can help with a variety of tasks. As examples, VT-FAST can help with grant writing and manuscript preparation, as well as providing a mechanism to help faculty interface with complia nce personnel a nd the Office of Sponsored Programs. It can also help faculty locate information about existing equipment resources. You can look at the VT-FAST website to see how the team can help you in your next proposal submission. Dennis Dean, director of the Fralin Life Science Institute, said, “this type of assistance will be particularly useful to new faculty members. The goal of VT-FAST is to contribute to coordination among the institutes and to help with development of large, complex, multidisciplinary grant applications. Over the years, we have provided such services, but I believe now is the time to better coordina te university assets located within institutes, depa rtments, a nd colleges in a way that can be leveraged to assist faculty more effectively on a larger scale.” Janet Webster, associate director of finance and administration at the Fralin Life Science Institute, and Jon Greene, associate director for strategic development, Institute for Critical Technology and Applied Science, or ICTAS, will be leading VTFAST. “The whole idea of VTFAST is to help Virginia Tech faculty succeed. That could mean one of us helping a junior faculty write a better single-PI proposal. And it could also mean convening a team from across the university to support one of our top researchers to best position the university a nd write a winning proposal for a big federal grant. And then, after we win, help manage the resulting resea rch progra m,” said Greene. Current VT-FAST team members represent colleges, depa rtments, a nd institutes from all over campus: VirginiaMaryland College of Veterinary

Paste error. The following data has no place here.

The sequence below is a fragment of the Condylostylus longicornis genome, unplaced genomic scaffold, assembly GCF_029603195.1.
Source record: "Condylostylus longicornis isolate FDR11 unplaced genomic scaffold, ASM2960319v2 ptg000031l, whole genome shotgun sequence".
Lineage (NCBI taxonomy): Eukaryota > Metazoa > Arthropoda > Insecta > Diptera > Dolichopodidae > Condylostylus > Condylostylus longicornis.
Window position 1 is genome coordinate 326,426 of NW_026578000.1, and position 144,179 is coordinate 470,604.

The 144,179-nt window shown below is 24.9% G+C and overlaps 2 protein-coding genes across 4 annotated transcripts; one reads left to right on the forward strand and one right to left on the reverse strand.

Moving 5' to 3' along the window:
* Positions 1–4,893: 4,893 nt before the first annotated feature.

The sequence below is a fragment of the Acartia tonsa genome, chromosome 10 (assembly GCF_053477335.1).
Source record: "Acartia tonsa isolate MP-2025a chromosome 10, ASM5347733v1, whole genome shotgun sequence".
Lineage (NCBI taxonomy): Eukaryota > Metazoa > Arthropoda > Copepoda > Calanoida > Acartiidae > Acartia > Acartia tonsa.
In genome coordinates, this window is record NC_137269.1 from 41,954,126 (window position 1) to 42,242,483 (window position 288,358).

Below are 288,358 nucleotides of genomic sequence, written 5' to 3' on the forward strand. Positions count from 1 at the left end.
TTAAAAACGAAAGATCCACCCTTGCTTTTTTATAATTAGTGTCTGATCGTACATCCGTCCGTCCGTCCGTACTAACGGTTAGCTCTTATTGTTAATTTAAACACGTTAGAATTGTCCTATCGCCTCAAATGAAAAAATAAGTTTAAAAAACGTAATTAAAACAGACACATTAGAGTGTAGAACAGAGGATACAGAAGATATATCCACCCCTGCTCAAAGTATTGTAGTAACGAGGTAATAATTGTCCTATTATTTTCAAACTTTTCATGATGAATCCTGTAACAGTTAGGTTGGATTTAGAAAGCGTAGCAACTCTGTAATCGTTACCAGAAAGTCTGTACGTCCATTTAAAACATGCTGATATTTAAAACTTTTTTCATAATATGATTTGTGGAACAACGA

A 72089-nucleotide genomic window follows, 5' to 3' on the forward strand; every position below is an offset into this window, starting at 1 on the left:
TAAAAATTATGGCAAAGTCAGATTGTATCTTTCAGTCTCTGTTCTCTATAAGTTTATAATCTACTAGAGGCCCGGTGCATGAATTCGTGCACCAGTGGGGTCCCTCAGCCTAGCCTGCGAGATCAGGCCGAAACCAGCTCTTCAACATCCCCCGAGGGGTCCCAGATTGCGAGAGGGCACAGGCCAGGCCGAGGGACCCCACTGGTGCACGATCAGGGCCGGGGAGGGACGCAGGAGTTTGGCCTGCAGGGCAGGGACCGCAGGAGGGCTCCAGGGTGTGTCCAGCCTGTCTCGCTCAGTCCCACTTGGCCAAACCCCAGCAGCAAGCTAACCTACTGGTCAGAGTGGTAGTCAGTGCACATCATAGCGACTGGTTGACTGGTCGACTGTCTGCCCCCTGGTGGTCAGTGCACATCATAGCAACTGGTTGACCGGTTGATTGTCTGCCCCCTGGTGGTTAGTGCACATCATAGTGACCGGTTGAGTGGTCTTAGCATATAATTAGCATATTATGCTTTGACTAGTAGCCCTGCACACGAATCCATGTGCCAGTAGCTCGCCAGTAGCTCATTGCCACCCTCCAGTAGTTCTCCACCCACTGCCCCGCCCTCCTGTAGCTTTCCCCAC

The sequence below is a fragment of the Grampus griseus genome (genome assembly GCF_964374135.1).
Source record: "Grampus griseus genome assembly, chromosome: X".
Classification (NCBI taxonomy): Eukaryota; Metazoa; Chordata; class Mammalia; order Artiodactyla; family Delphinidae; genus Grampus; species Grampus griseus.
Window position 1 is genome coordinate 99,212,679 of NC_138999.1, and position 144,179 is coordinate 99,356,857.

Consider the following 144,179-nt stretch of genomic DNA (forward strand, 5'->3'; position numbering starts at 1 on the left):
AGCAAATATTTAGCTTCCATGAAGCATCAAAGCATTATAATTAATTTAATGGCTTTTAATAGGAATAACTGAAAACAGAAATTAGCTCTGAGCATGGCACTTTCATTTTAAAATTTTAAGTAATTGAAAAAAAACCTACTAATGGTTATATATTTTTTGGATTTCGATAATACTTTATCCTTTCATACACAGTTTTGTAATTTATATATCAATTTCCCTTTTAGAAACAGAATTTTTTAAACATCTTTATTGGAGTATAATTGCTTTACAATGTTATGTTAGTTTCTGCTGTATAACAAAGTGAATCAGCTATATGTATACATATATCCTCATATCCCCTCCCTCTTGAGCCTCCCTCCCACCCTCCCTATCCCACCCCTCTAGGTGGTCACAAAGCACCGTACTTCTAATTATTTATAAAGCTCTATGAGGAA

Medicine, College of Agriculture a nd Life Sciences, College of Science, University Libra ries, Institute for Society, Culture, and Environment, and Institute for Creativity, Arts, and Technology. As the resource develops, the expectation is that other units on campus will also participate. “Large, collaborative grants have a ripple effect on research that goes beyond the funding itself — they jump-start research partnerships and tend to generate additional ideas. Connecting faculty with the resources to put together competitive applica tions for those grants is one of the ways we fulfill our role of advancing the university by growing externally funded resea rch,” sa id Stefa n Duma, director of ICTAS. Webster has worked with Fralin faculty a ffilia te Ca rla Finkielstein on several successful grant proposals and manuscripts. Finkelstein, an associate professor of biological sciences in the College of Science, researches the molecular basis by which environmental factors influence sporadic breast cancer incidence with a focus in circadian disruption as toxic agent. She also seeks to understa nd the mecha nisms by which tumors develop resistance to conventional therapies and interfere with those processes using na no-based technologies. “Science is all about generating innovative ideas and being able to communicate them effectively, to both the general public and our colleagues. When it comes to writing, I count on VTFAST’s expertise for feedback to ensure that the excitement I put into my science translates into my grant proposal,” said Finkielstein. Webster is also working with Jessica Crawford, the grants and contracts officer for the VirginiaMaryland College of Veterinary Medicine, a nd Na ncy Dudek, the grants coordinator for the